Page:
Fertilizer research

, Volume 25, Issue 3, pp 167–174

An enzymatic approach to the determination of the degree of stabilization of organic carbon in fertilizers

  • C. Ciavatta
  • M. Govi
  • L. Vittori Antisari
  • P. Sequi
Article

Abstract

An enzymatic approach to assess the stability of organic matter extracted from organic fertilizers and amendments is proposed. The use of 0.1M NaOH plus 0.1M Na4P2O7 previously suggested as a suitable extractant solution for soil organic matter was also found satisfactory for the extraction of organic matter from organic fertilizers and amendments, especially when the temperature was raised to 65°C. The presence of nonhumified compounds in the extracts from organic fertilizers may interfere considerably during fractionation of organic carbon. An enzymatic hydrolysis with lipase, lysozyme and pronase, added sequentially to the extracts, led to an appreciable reduction in the interference. The interference was further reduced by carrying out a successive acid hydrolysis with 3N H2SO4; in this case the DH values (percentage of humified fractions with respect to total extractable carbon) were reduced to less than 10% in all organic fertilizers, but remained higher than about 70% in organic amendments.

Key words

Enzymatic hydrolysis humified materials humification parameters organic carbon organic fertilizers 

Preview

Unable to display preview. Download preview PDF.

Unable to display preview. Download preview PDF.

References

  1. 1.
    Bremner JM and Mulvaney CS (1982) Nitrogen-Total. In: AL Page et al. (Eds.) Methods of Soil Analysis, Agronomy 9, Part 2, 2nd Edition, pp. 595–624. Madison, WI: American Society of AgronomyGoogle Scholar
  2. 2.
    Burns RG Ed. (1978) ‘Soil Enzymes’ Academic Press Inc Ltd: London GBGoogle Scholar
  3. 3.
    Burns RG, Pukite AM and McLaren AD (1972) Concerning the location and the persistence of soil urease. Soil Sci Soc Am J 36: 308–311Google Scholar
  4. 4.
    Ciavatta C, Vittori Antisari L and Sequi P (1988) A first approach to the characterization of the presence of humified materials in organic fertilizers. Agrochimica 32: 510–517Google Scholar
  5. 5.
    Ciavatta C and Sequi P (1989) Evaluation of chromium release during the decomposition of leather meal fertilizers applied to the soil. Fert Res 19: 7–11Google Scholar
  6. 6.
    Ciavatta C, Vittori Antisari L and Sequi P (1989) Determination of organic carbon in soils and fertilizers. Comm Soil Sci Plant Anal 20: 759–773Google Scholar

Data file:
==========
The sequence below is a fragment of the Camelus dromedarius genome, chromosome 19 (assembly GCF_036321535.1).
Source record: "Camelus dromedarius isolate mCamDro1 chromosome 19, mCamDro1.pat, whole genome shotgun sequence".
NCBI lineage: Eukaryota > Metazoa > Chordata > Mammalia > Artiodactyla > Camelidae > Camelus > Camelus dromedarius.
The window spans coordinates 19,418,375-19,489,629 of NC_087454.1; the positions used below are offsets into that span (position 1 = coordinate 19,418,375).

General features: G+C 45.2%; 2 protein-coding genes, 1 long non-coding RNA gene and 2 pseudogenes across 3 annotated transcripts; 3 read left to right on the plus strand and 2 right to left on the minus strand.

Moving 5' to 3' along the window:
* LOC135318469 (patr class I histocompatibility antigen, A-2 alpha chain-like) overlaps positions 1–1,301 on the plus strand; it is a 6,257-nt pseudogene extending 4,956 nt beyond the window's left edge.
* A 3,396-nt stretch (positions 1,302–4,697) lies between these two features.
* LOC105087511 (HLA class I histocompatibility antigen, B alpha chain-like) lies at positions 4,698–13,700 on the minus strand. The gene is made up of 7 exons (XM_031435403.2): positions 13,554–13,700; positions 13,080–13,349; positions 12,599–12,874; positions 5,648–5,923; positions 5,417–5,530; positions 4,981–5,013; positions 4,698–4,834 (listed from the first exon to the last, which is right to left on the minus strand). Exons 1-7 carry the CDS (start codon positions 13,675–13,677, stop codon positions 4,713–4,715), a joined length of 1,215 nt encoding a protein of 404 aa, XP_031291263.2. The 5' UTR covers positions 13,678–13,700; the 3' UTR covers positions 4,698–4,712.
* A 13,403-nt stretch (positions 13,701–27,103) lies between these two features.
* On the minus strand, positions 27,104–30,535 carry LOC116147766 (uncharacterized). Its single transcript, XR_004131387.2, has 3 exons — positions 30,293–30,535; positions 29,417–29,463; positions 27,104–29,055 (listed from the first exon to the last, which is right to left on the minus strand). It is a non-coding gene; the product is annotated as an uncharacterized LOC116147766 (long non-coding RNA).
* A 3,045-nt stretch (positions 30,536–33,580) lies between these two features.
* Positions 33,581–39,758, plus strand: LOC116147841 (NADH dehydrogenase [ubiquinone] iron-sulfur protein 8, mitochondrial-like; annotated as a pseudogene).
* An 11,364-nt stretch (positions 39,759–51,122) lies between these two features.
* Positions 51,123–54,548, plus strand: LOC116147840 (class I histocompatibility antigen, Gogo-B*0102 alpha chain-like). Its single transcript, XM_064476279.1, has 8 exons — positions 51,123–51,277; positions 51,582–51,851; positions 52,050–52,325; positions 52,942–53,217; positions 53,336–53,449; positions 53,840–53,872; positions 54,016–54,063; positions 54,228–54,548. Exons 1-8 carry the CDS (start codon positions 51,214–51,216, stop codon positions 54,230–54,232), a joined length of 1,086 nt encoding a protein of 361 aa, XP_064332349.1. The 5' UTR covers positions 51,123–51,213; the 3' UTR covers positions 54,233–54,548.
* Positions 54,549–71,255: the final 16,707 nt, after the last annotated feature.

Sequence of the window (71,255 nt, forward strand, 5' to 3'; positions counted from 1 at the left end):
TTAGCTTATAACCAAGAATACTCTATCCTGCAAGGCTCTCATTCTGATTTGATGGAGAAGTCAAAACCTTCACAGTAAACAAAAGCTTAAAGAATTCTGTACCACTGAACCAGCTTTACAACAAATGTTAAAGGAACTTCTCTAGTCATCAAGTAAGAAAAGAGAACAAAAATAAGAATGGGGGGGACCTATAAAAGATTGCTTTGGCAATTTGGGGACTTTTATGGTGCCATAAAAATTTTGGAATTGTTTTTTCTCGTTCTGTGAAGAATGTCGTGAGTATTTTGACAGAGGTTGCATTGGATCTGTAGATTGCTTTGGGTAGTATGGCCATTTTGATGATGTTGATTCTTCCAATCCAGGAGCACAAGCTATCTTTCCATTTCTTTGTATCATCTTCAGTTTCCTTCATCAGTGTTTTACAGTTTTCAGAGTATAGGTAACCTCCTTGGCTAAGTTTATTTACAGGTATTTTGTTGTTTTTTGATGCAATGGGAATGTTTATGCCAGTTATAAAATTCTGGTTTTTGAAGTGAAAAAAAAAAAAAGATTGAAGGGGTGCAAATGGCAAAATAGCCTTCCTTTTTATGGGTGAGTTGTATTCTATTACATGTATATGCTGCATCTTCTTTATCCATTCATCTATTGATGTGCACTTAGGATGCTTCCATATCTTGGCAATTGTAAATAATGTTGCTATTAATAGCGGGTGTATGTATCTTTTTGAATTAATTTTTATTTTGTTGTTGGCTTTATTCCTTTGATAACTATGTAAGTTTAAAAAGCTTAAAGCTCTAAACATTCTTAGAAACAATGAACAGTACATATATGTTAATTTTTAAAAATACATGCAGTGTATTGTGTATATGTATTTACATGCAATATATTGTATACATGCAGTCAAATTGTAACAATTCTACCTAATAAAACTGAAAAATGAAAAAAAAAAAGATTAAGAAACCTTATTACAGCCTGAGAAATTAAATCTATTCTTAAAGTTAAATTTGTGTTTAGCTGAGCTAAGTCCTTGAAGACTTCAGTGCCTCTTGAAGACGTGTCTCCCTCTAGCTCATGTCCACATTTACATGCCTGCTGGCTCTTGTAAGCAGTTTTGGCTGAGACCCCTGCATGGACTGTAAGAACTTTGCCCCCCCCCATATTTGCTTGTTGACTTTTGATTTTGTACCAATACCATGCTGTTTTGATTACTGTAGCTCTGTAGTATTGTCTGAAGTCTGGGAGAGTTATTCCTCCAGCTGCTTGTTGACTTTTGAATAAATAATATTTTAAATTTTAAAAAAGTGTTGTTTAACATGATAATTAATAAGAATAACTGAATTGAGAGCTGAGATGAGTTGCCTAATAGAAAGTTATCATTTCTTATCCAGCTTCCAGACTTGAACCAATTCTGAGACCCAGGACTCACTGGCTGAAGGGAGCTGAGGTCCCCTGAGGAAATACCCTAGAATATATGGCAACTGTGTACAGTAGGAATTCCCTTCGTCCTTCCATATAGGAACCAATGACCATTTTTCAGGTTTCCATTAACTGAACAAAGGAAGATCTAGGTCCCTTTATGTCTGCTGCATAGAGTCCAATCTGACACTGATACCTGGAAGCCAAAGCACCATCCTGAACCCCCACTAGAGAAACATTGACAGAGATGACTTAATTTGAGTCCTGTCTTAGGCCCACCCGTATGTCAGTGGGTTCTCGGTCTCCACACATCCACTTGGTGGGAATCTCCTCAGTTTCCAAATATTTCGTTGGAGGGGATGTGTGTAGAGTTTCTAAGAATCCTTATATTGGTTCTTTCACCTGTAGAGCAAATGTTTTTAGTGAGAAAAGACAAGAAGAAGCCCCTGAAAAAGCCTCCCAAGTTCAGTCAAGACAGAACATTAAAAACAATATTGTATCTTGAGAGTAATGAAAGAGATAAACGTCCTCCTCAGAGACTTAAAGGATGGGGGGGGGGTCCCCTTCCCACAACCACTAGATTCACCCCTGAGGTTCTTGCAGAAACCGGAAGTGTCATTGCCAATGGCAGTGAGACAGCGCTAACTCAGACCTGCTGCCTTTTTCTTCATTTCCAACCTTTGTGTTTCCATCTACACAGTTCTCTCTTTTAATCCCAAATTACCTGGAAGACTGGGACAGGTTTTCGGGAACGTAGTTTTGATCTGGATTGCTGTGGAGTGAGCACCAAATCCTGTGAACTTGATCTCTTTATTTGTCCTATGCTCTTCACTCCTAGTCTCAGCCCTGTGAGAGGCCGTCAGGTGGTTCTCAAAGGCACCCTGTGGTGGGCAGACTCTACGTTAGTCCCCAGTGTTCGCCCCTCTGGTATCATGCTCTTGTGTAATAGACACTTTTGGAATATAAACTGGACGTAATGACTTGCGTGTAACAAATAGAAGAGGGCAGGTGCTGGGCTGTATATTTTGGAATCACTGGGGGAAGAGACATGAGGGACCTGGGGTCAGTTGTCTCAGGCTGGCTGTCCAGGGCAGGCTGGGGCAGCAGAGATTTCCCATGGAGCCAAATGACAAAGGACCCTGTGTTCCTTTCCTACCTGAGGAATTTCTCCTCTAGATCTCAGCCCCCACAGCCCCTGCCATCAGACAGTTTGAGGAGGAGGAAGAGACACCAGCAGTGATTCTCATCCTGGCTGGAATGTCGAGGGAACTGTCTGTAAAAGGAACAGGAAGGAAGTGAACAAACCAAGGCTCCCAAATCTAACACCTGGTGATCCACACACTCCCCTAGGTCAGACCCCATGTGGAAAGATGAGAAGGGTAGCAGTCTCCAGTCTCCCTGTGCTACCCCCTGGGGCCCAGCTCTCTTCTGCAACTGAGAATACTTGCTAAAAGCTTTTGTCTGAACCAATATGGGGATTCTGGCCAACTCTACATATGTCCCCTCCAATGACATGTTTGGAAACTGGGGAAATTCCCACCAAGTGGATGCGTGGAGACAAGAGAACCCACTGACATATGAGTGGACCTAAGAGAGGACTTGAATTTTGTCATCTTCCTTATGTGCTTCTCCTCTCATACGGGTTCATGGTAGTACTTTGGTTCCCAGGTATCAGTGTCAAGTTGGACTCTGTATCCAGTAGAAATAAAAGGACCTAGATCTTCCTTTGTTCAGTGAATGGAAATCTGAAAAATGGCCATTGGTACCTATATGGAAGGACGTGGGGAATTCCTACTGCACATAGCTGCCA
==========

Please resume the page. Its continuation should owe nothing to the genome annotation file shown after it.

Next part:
7. 7.
    Ciavatta C, Govi M, Vittori Antisari L and Sequi P (1990) Characterization of humified compounds by extraction and fractionation on solid polyvinylpyrrolidone. J Chromatogr 509: 141–146Google Scholar
  8. 8.
    Ciavatta C, Govi M, Vittori Antisari L and Sequi P (1990) Determination of organic carbon in aqueous extracts of soils and fertilizers. Comm Soil Sci Plant Anal: submittedGoogle Scholar
  9. 9.
    De Nobili M, Cercignani G, Leita L and Sequi P (1986) Evaluation of organic matter stabilization in sewage sludge. Comm Soil Sci Plant Anal 17: 1109–1119Google Scholar
  10. 10.
    De Nobili M and Petrussi F (1988) Humification index (HI) as evaluation of the stabilization degree during composting. J Ferment Technol 66: 577–582Google Scholar
  11. 11.
    Ladd JN (1978) Origin and range enzymes in soil. In: Burns RG (Ed.) Soil Enzymes, pp. 51–96. London, GB: Academic PressGoogle Scholar
  12. 12.
    Lafleur KS (1969) Temperature dependence of soil organic matter extraction. Soil Sci 107: 307–308Google Scholar
  13. 13.
    Mayaudon J (1986) The role of carbohydrates in the free enzymes in soil. In: Friedman CH (Ed.) Peat and Water, pp. 263–309. London, GB: Elsevier Applied Science Publishers LtdGoogle Scholar
  14. 14.
    Petrussi F, De Nobili M, Viotto M and Sequi P (1988) Characterization of organic matter from animal manures after digestion by earthworms. Plant Soil 105: 41–46Google Scholar
  15. 15.
    Saviozzi A, Levi-Minzi R and Riffaldi R (1988) Maturity evaluation of organic waste. BioCycle 198 (3): 45–54Google Scholar
  16. 16.
    Schnitzer M (1972) Humus substances: chemistry and reactions. In: Schnitzer M, and Khan SU (Eds.) Soil Organic Matter, pp. 55–56. Amsterdam, The Netherlands: ElsevierGoogle Scholar
  17. 17.
    Schnitzer M, Lowe LE, Dormaar JF, and Martel V (1981) Chemical parameters for the characterization of soil organic matter. Can J Soil Sci 61: 517–519Google Scholar
  18. 18.
    Sequi P, De Nobili M, Leita L and Cercignani G (1986) A new index of humification. Agrochimica 30: 175–179Google Scholar
  19. 19.
    Stevenson FJ (1982) Degradation products and chemical structures. In: Stevenson FJ (Ed.) Humus Chemistry: Genesis, Composition, Reactions, pp. 244–263. New York, NY: J Wiley & SonsGoogle Scholar
  20. 20.
    Vaughan D and Malcolm RE Eds (1985) ‘Soil Organic Matter and Biological activity’ Dev Plant Soil Sci vol 16 (Martinus Nijhoff/Dr W Junk Publ: Dordrecht, The Netherlands)Google Scholar

Copyright information

© Kluwer Academic Publishers 1990

Authors and Affiliations

  • C. Ciavatta
    • 1
  • M. Govi
    • 1
  • L. Vittori Antisari
    • 1
  • P. Sequi
    • 1
  1. 1.Institute of Agricultural ChemistryUniversity of BolognaBolognaItaly

Personalised recommendations